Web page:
for labor. Express the cost of repairing a TV in terms

of the time it takes to repair it. If the repair took

1.5 hr, what was the total cost?

98. Repair costs: At the local car dealership, shop

charges are \$79.50 to diagnose the problem and \$85

per shop hour for labor. Express the cost of a repair

in terms of the labor involved. If a repair takes 3.5 hr,

how much will it cost?

EXTENDING THE CONCEPT

99. If C must be a positive odd integer and D must be a

negative even integer, then C2 ϩ D2 must be a:

a. positive odd integer.

b. positive even integer.

c. negative odd integer.

d. negative even integer.

e. cannot be determined.

100. Historically, several attempts have been made to

create metric time using factors of 10, but our

current system won out. If 1 day was 10 metric

hours, 1 metric hour was 10 metric minutes, and

1 metric minute was 10 metric seconds, what time

would it really be if a metric clock read 4:3:5?

Assume that each new day starts at midnight.

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College Algebra Graphs & Models—

R.2

Exponents, Scientific Notation, and a Review of Polynomials

LEARNING OBJECTIVES

In Section R.2 you will review how to:

A. Apply properties of

A. The Properties of Exponents

exponents

B. Perform operations in

C.

D.

E.

An exponent is a superscript number or letter occurring to the upper right of a base number, and indicates how many times the base occurs as a factor. For b # b # b ϭ b3, we say b3

is written in exponential form. In some cases, we may refer to b3 as an exponential term.

Exponential Notation

For any positive integer n,

bn ϭ b # b # b # . . . # b

b # b # b # . . . # b ϭ bn

and

scientific notation

Identify and classify

polynomial expressions

polynomials

Compute the product of

two polynomials

Compute special

products: binomial

conjugates and binomial

squares

F.

In this section, we review basic exponential properties and operations on polynomials.

Although there are five to eight exponential properties (depending on how you count

them), all can be traced back to the basic definition involving repeated multiplication.

n times

n times

The Product and Power Properties

There are two properties that follow immediately from this definition. When b3 is multiplied by b2, we have an uninterrupted string of five factors: b3 # b2 ϭ 1b # b # b2 # 1b # b2,

which can then be written as b5. This is an example of the product property of exponents.

Product Property of Exponents

WORTHY OF NOTE

In this statement of the product

property and the exponential

properties that follow, it is assumed

that for any expression of the form

0m, m 7 0 (hence 0m ϭ 0).

For any base b and positive integers m and n:

bm # bn ϭ bmϩn

In words, the property says, to multiply exponential terms with the same base, keep

the common base and add the exponents. A special application of the product property

uses repeated factors of the same exponential term, as in (x2)3. Using the product property, we have 1x2 2 1x2 21x2 2 ϭ x6. Notice the same result can be found more quickly by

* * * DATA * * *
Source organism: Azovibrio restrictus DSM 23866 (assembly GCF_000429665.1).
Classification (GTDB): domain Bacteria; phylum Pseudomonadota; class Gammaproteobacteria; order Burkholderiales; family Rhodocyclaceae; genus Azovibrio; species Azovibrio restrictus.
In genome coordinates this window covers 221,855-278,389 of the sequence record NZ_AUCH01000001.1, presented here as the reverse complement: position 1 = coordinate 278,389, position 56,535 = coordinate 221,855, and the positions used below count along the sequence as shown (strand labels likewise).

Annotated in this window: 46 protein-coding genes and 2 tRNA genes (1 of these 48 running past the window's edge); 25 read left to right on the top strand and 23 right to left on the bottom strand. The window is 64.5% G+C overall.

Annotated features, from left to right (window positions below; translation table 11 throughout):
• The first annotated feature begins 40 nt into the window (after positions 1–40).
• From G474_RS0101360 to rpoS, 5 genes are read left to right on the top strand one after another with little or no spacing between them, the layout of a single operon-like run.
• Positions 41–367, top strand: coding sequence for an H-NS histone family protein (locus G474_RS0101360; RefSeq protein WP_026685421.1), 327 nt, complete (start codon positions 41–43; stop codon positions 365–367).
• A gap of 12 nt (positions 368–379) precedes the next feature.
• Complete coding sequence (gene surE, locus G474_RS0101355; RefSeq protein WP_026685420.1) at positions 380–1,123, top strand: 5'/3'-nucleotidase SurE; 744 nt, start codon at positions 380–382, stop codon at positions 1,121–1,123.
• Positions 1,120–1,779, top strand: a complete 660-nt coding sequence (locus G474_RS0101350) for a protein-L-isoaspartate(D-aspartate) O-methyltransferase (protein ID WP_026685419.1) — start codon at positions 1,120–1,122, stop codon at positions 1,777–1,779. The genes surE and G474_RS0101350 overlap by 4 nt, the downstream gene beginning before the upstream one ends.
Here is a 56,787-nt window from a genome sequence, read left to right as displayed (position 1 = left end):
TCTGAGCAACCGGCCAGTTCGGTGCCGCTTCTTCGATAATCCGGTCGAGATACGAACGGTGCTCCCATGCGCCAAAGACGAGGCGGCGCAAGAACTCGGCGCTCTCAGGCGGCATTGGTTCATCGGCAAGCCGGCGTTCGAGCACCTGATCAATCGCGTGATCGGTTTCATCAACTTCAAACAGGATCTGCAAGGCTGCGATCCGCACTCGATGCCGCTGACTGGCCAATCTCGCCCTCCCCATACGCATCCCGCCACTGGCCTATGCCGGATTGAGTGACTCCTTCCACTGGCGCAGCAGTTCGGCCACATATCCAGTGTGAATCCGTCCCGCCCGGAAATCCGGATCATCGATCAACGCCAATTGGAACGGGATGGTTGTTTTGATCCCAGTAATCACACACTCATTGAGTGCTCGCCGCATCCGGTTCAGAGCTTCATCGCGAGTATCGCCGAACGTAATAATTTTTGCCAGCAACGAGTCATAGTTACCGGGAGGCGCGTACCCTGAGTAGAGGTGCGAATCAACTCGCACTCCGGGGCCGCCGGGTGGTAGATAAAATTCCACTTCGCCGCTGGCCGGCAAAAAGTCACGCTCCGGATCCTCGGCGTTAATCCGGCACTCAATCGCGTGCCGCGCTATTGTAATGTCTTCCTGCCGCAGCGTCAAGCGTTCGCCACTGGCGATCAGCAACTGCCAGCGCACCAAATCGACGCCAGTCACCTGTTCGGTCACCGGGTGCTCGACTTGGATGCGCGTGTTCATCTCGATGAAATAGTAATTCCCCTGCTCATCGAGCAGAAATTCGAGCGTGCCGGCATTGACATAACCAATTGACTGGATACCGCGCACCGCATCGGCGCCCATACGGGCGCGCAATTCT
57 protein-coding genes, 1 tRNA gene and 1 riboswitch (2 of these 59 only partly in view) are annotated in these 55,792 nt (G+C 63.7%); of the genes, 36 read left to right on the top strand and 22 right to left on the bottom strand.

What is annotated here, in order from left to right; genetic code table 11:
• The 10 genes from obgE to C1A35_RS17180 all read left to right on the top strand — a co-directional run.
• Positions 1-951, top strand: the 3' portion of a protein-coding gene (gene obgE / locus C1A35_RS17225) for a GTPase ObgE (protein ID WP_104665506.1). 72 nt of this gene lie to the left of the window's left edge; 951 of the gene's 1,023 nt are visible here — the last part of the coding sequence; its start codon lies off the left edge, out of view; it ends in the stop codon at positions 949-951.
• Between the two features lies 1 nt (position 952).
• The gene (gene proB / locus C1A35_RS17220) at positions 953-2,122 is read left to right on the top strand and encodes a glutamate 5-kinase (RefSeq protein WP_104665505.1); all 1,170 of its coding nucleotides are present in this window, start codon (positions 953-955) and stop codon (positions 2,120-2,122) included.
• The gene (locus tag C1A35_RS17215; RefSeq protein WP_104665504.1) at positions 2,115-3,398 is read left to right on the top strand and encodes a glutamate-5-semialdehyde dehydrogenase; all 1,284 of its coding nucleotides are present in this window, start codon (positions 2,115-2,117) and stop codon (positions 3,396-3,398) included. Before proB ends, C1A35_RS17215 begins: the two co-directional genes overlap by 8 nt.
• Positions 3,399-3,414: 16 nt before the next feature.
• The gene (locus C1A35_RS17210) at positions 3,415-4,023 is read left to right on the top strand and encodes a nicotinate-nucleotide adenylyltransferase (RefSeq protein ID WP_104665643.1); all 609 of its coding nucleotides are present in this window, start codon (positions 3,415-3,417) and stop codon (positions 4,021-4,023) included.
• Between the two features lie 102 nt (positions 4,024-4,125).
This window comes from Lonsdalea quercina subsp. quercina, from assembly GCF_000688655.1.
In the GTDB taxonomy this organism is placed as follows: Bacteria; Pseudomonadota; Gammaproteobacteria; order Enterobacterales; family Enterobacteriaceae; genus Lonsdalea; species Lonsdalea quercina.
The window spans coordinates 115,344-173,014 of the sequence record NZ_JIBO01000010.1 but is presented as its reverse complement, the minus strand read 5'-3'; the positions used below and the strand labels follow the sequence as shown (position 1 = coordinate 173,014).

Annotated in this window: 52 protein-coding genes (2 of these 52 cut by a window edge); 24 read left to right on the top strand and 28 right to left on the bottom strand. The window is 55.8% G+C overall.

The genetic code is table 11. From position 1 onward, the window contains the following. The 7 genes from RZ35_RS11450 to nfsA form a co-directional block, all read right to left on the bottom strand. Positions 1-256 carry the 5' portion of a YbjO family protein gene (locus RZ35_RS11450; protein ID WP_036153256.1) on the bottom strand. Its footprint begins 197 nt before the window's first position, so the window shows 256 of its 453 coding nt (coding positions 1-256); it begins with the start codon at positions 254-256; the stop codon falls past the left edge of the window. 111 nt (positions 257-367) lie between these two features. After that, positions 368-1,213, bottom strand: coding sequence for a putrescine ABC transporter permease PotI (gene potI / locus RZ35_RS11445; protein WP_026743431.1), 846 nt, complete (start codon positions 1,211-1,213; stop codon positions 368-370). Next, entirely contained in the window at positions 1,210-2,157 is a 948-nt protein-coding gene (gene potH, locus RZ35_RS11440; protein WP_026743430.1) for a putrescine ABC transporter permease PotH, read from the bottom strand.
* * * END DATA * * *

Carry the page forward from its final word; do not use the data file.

#

multiplying the inner exponent by the outer exponent: 1x2 2 3 ϭ x2 3 ϭ x6. We generalize

this idea to state the power property of exponents. In words the property says, to raise

an exponential term to a power, keep the same base and multiply the exponents.

Power Property of Exponents

For any base b and positive integers m and n:

1bm 2 n ϭ bm n

#

EXAMPLE 1

Multiplying Terms Using Exponential Properties

Compute each product.

a. Ϫ4x3 # 12x2

b. 1p3 2 2 # 1p4 2 5

Solution

R–11

a. Ϫ4x3 # 12x2 ϭ 1Ϫ4 # 12 21x3 # x2 2

ϭ 1Ϫ22 1x3ϩ2 2

ϭ Ϫ2 x5

#

#

b. 1p3 2 2 # 1p4 2 5 ϭ p3 2 # p4 5

ϭ p6 # p20

ϭ p6ϩ20

ϭ p26

commutative and associative properties

simplify; product property

result

power property

simplify

product property

result

Now try Exercises 7 through 12 ᮣ

11

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CHAPTER R A Review of Basic Concepts and Skills

The power property can easily be extended to include more than one factor within

the parentheses. This application of the power property is sometimes called the

product to a power property and can be extended to include any number of factors.

We can also raise a quotient of exponential terms to a power. The result is called the

quotient to a power property. In words the properties say, to raise a product or quotient

of exponential terms to a power, multiply every exponent inside the parentheses by the

exponent outside the parentheses.

Product to a Power Property

For any bases a and b, and positive integers m, n, and p:

1ambn 2 p ϭ amp # bnp

Quotient to a Power Property

For any bases a and b

0, and positive integers m, n, and p:

a

EXAMPLE 2

am p amp

b ϭ np

bn

b

Simplifying Terms Using the Power Properties

Simplify using the power property (if possible):

Ϫ5a3 2

a. 1Ϫ3a2 2

b. Ϫ3a2

c. a

b

2b

Solution

WORTHY OF NOTE

Regarding Examples 2a and 2b,

note the difference between the

expressions 1Ϫ3a2 2 ϭ 1Ϫ3 # a2 2 and

Ϫ3a2 ϭ Ϫ3 # a2. In the first, the

exponent acts on both the negative

3 and the a; in the second, the

exponent acts on only the a and

there is no “product to a power.”

a. 1Ϫ3a2 2 ϭ 1Ϫ32 2 # 1a1 2 2

ϭ 9a2

1Ϫ52 2 1a3 2 2

Ϫ5a3 2

b ϭ

c. a

2b

22b2

25a6

ϭ

4b2

b. Ϫ3a2 is in simplified form

Now try Exercises 13 through 24 ᮣ

Applications of exponents sometimes involve linking one exponential term with

another using a substitution. The result is then simplified using exponential properties.

EXAMPLE 3

Applying the Power Property after a Substitution

The formula for the volume of a cube is V ϭ S3, where S is

the length of one edge. If the length of each edge is 2x2:

a. Find a formula for volume in terms of x.

b. Find the volume if x ϭ 2.

Solution

a. V ϭ S

3

S

substitute 2x 2 for S

ϭ 12x2 2 3

ϭ 8x6

2x2

2x2

2x2

b. For V ϭ 8x ,

V ϭ 8122 6

substitute 2 for x

#

ϭ 8 64 or 512 122 6 ϭ 64

The volume of the cube would be 512 units3.

6

Now try Exercises 25 and 26 ᮣ